LEE DUNAYER, what are we actually accomplishing right now by the War in Iraq?  Saddam Hussein was responsible for killing at least 300,000 of his citizens.  Long term, we have removed a tyrant who cannot be allowed to continue his torture and repression of his own people.  PETER TOMARKEN, If the WMDs were not brought up, would we have continued to tolerate Hussein?  Without bringing in the possible presence of WMDs, it is hard to get action on humanitarian grounds alone, Looking at Sudan, and Rwanda, for instance, the American public was not, and is not focused on correcting that situation.  We did it in Kosovo, without Security Council approval – but it’s a tough sell. PP STEVE SCHERER, What type of terrorist attacks on the US do you fear the most? Chemical and biological agents are his biggest fears, and all we can do is be very vigilant. President DON NELSON, If Osama bin Laden were captured today, where would he be kept, and where tried?  It won’t be in the US, or in Guantanamo – someplace where he is alone, as far as other prisoners are concerned.  He could be tried in a military court in Guantanamo, or Federal Court in New York – that would be the President’s call. HANK HEUER, What would be on bin Laden’s list as far as what He wants?  The list changes – he is basically bent on the destruction of the West, not just the US.  All non-believers are Infidels, period.  SHANE WAARBROEK, How are things shaping up in Iran?  The international community has to step up to establish world order – the UN is not doing that.  With 190 countries, and 15 on the Security Council, anything passed is always watered down so as to lose much of its effectiveness.  The UN cannot decide what to do, so the problem continues – and will continue. DONN CONNER, What is your opinion of groups like the Minutemen providing border security?  I share the concerns of the Minutemen, but I’m concerned about private citizens, who are mostly untrained, trying to provide this protection.  I think we should provide our own California border security, at the state level.  ED GAULD, How many people have been held accountable for the slaughter in Rwanda?  Remember, a million people were killed in one hundred days – so you can imagine how many perpetuators there were.  So it is a physical and logistical impossibility to prosecute each and every one of those who are guilty.  The UN will go after the leadership - about seventy people.  The Rwanda people are putting many through their criminal justice system – that’s point two.  The third system is called Cachucha (sp?) – this is a village meeting where the survivors come forward, and point out the ones who are responsible. Those found guilty will do, in effect, community service, but they will not be executed.  PDG BILL GOODWYN, I’ve always wondered why the rest of the non-Muslim world doesn’t force the ‘good’ Muslims to police their many bad members.  Is that going on in some undercover way?  Yes and No.  We can’t do it in the US, but the Arab countries are where that must come from.  We must fund the proper teaching of the Koran, not the version currently being taught almost everywhere by the radical Imams.  We are twenty years late in starting this reeducation endeavor.  ELLIOTT TURNER, Are you telling me that the Royal Family of Saudi Arabia are not Wahabbists? Since the Royal Family itself has come under attack, they are much more aware of the dangers their radical Wahabbists can create.  The cooperation we have received from Saudi Arabia over the last two years – since the attacks began – has been dramatic.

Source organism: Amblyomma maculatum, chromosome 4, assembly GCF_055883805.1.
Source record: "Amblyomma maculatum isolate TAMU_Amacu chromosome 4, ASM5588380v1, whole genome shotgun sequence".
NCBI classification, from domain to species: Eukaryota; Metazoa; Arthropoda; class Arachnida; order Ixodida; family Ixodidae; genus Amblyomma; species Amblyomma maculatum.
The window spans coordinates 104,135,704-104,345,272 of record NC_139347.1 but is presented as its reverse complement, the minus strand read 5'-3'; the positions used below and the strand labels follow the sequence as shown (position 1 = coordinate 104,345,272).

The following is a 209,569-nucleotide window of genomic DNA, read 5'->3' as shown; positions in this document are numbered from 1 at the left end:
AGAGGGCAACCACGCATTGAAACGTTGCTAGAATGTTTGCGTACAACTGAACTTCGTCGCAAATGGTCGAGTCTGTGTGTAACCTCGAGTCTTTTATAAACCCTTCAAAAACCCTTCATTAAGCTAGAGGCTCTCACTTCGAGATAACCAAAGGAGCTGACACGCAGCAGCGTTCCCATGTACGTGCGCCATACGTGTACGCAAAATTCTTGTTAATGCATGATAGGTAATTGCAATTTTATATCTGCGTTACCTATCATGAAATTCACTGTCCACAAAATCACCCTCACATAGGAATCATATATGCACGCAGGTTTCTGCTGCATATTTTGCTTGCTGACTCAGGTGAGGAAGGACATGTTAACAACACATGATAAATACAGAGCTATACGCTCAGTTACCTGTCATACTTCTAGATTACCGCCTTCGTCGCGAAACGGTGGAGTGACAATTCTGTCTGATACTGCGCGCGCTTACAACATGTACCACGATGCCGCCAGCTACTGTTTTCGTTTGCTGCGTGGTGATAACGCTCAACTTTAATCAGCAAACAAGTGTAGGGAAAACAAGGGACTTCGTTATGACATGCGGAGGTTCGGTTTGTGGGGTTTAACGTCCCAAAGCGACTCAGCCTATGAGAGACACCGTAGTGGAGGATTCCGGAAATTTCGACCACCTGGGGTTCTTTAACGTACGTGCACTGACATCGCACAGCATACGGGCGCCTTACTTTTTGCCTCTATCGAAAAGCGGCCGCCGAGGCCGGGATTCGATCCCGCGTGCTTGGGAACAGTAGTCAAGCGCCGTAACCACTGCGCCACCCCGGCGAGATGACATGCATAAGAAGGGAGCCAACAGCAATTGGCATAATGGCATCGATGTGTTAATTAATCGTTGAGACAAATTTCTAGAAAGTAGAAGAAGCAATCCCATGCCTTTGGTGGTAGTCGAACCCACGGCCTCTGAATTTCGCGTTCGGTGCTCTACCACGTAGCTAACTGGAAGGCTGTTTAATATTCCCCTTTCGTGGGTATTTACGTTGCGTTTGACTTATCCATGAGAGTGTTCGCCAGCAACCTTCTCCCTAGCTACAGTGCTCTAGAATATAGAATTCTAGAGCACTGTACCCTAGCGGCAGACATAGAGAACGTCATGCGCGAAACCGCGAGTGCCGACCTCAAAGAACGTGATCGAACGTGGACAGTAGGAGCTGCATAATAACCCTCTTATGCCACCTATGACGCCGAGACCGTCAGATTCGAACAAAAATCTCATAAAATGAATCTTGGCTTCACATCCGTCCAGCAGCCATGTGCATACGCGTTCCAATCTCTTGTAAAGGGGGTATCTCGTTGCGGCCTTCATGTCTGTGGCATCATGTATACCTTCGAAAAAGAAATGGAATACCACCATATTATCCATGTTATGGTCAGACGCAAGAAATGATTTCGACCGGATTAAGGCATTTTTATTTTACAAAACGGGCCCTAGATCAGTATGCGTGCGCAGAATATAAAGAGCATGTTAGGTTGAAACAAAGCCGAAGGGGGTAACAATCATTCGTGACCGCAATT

I couldn’t hear PP STEVE SCHERER’S last question – but we certainly learned a lot.
To reach Pierre Prosper, his campaign phone number is (310) 926-6843

To Ponder
Don’t worry about the world coming to an end today – it is already tomorrow in Australia.

—YOE, Ernie Wolfe

President Don memorizing a joke...

Windmill Back Issues


Don A. Nelson

President Elect
Michael Gintz

Vice President
Christopher Bradford

Sean M. McMillan

Gordon A. Fell

Executive Secretary
Ernie Wolfe

Past President
Rodolfo Alvarez

Community Service Chair
Margaret Bloomfield

International Service Chair
Edwin S. Gauld

Membership Chair
Shane Waarbroek

Vocational Service Chair
Lee J. Dunayer

Youth Service Chair
Ann Samson



Carl-Wilhelm Stenhammar

    Ingo Werk

Monday, Beverly Hills, BH Hotel, 9641 Sunset
Tuesday, WLA/Brentwood, Chez Mimi, 246 26th St, Santa Monica
Wednesday, Century City, Century Plaza Hotel, or
    Culver City, Wyndham Hotel, 6333 Bristol Parkway, CC, or
    Wilshire, The Ebell, 743 S. Lucerne Blvd, LA
Friday, Santa Monica, Riviera Country Club, 1250Capri Dr, Pacific Palisades